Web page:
With the plague of disease running through our family during our visit to Japan, it has been very disappointing to say the least. I mean, come on. We had to cancel our trip to Tokyo Disneyland and the trip to the hot springs in Izu. Essentially we flew half-way across the world so we could sit and cough on someone else’s couch. Well, actually, they only have a loveseat that sits two, so Aya and I have been coughing at the dining table instead. We came this far for this!? Other than getting a donut from Mister Donut (during our last trip I conquered Mister Donut), and many trips to the grocery store directly across the street, we haven’t done anything or been anywhere since we’ve arrived. Womp womp.
But when I stopped pouting and dropped the whoa-is-me attitude, I realized it really hasn’t been that bad.
For one, I’m in Japan! This place is so different from where I live that doing almost anything seems exciting. For example, the toilet is in a room all by itself and has a sink on the back of the toilet tank. And the bathtub is controlled by a computer and fills up and stops all by itself directly to the temperature you set. It even has an intercom that connects to the kitchen. If I’m soaking in the bath I could ring my mother-in-law in the kitchen for snacks and some tea. How weird is that? I wouldn’t dare, but I could if I wanted to.
All those mundane trips to the grocery store are pretty fascinating too. We hung out there a lot during our last trip. “Wow, look! Roasted squid potato chips!” Oh look, “Fish! And fish guts, fish brains, dried fish, fish cakes, and seaweed, rows and rows of seaweed!” How cool! I also learned you can buy celery as individual stalks, for the low low price of 198 yen. That’s like two bucks for one celery stalk! That’s crazy, but convenient. It’s also clementine season here too, but they call them “mikan” instead. Persimmon season also. Those are called “kaki.” Not to be confused with “kaki,” though. Those are oysters. Yes, it is confusing because it’s the same word. It’s a good thing I never know what’s going on over here.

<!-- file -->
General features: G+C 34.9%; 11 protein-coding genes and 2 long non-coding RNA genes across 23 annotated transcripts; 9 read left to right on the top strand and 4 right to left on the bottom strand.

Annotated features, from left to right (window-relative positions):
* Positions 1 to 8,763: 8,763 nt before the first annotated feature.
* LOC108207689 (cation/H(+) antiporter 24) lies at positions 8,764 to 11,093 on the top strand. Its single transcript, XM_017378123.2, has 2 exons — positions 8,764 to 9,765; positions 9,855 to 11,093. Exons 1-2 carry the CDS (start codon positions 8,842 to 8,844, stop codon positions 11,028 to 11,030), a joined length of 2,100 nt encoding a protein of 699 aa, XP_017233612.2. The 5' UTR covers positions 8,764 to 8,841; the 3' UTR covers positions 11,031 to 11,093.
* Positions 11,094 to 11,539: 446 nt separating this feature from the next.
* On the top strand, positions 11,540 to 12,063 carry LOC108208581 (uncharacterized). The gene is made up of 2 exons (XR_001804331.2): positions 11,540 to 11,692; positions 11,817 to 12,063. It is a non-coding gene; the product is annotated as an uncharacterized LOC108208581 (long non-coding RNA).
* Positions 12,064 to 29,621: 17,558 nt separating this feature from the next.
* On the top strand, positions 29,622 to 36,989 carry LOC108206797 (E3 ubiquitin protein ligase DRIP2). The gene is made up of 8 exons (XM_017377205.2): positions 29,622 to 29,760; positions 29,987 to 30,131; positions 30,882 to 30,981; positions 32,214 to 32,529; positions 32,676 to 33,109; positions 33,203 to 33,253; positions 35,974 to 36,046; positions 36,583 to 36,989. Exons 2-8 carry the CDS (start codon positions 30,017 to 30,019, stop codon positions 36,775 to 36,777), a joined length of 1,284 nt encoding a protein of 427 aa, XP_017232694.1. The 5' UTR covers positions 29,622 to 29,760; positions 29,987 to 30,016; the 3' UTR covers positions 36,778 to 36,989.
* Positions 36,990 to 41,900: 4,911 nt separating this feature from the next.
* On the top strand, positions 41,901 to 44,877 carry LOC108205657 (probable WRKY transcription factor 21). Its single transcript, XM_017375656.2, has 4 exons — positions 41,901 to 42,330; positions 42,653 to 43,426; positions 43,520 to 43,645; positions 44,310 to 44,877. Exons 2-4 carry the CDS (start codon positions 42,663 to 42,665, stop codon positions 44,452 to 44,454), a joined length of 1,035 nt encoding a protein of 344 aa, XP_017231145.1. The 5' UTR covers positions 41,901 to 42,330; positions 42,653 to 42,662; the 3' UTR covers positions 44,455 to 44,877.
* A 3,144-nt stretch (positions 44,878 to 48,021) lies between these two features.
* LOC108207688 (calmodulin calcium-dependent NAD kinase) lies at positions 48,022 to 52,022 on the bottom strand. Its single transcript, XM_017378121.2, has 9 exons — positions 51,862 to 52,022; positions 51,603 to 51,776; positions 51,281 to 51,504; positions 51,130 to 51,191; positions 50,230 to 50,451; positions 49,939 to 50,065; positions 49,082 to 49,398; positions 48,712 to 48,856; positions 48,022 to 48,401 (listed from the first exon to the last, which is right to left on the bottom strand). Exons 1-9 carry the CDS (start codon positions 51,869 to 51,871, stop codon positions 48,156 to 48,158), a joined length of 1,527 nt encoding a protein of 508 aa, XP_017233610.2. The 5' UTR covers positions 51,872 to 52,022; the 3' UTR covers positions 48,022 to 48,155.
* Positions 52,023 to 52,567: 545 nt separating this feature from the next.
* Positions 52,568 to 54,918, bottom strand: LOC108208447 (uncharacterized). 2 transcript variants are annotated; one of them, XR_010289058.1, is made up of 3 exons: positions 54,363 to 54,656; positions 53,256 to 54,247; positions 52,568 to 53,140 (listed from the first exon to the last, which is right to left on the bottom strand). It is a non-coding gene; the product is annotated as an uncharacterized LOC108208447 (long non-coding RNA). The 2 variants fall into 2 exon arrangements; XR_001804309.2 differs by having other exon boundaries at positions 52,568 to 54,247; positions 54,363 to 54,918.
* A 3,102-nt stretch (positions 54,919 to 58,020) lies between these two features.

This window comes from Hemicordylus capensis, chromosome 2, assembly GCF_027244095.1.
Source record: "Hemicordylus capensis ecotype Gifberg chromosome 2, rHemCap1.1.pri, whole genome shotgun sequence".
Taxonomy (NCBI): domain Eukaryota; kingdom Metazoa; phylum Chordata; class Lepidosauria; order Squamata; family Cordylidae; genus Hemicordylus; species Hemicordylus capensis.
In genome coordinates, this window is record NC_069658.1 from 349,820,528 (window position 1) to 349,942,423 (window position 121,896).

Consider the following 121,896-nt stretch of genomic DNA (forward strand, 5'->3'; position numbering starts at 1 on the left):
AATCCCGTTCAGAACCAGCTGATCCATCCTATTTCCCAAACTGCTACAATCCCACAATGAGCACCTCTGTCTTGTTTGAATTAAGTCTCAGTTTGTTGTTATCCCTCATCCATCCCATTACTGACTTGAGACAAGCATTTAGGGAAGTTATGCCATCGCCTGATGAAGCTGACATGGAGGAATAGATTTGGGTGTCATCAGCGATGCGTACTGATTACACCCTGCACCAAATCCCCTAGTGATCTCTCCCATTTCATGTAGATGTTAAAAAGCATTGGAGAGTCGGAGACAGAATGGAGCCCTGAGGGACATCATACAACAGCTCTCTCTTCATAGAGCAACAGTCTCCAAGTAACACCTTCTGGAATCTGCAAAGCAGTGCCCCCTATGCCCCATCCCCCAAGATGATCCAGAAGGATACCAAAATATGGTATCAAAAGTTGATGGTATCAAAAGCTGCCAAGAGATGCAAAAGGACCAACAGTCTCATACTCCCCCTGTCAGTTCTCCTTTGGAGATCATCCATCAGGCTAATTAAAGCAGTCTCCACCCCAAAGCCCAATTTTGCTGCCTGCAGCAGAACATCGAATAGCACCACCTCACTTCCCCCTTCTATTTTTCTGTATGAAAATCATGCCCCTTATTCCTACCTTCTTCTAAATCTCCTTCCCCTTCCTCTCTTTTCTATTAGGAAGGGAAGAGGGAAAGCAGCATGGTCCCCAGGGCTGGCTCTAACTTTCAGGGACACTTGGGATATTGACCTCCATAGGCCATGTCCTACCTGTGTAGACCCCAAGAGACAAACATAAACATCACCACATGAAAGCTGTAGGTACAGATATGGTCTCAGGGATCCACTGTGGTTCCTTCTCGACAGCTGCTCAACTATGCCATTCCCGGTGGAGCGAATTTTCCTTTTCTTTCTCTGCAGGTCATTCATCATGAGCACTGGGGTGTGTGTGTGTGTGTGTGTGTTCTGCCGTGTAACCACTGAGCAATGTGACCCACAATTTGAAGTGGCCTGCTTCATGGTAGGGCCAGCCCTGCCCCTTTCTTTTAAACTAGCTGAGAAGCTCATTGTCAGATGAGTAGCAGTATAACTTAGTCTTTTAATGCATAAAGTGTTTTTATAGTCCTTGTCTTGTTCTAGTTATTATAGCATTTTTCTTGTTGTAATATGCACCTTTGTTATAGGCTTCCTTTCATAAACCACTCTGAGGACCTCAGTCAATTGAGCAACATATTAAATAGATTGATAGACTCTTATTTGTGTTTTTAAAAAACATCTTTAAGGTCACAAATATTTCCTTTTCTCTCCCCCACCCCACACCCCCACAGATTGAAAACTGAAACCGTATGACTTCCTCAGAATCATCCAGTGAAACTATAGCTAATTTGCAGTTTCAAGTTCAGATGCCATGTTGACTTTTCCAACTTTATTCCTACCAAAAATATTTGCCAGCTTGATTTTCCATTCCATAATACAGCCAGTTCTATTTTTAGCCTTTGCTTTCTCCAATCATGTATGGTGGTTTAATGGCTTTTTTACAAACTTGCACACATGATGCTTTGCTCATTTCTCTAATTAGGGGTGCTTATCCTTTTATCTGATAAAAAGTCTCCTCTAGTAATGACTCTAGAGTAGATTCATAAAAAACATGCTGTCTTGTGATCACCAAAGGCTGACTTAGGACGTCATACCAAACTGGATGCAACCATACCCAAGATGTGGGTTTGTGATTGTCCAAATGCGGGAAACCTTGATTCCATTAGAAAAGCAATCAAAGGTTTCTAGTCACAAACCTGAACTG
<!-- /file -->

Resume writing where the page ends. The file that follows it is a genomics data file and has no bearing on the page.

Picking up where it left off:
Secondly, Ellie and Chloe have been sponges picking up the Japanese language. For Chloe it’s mostly been just a few words, but Ellie is speaking full sentences now. She’s able to carry on small conversations with Aya and her parents. Just over a week and it’s been incredible watching her soar.
While dealing with sick kids on vacation is hardly a break and barely relaxing, I’m at least getting a break in the kitchen. We are eating, and eating really really well. From eating at home to ordering pizza, the food has been fantastic! Even the take-out bento boxes from the grocery store have been awesome.
The other benefit of having sick kids at your in-laws house is that I’m not home alone with the kids while Aya is at work. Everybody has been helpful. Even the jetlag has been helpful. The girls have been falling asleep quickly and easily (for the most part) earlier than their usual bedtime giving us a quiet evening. This is something we rarely get at home. I’ve had so much down time I’m 100 pages into my third book since I’ve been here and I’m on episode 7 of Serial. I may have a sore throat while reading, but I’ve enjoyed the quiet time.
Even though we’ve had our share of cranky, screaming, whining kids, there has also been tons and tons of sweetness. Ellie made Chloe a get well card all on her own. Chloe’s face just lit up when she opened it too. Ellie has really kicked in as big sister and showed her little sister tons of extra love. The girls have been so excited with all the family time that even we’ve been getting extra hugs and cuddles too (not kisses, don’t want those contaminated mouths near me).
As disappointed as the adults are, Ellie and Chloe have no idea what they are missing, and they don’t care. They are just happy to be here and have “sleepovers at Miko-chan and Jiji’s house!” I think I am too.
But maybe we can get out tomorrow, because I’m getting tempted to use the intercom in the bathtub. I’m pretty sure that won’t go over well.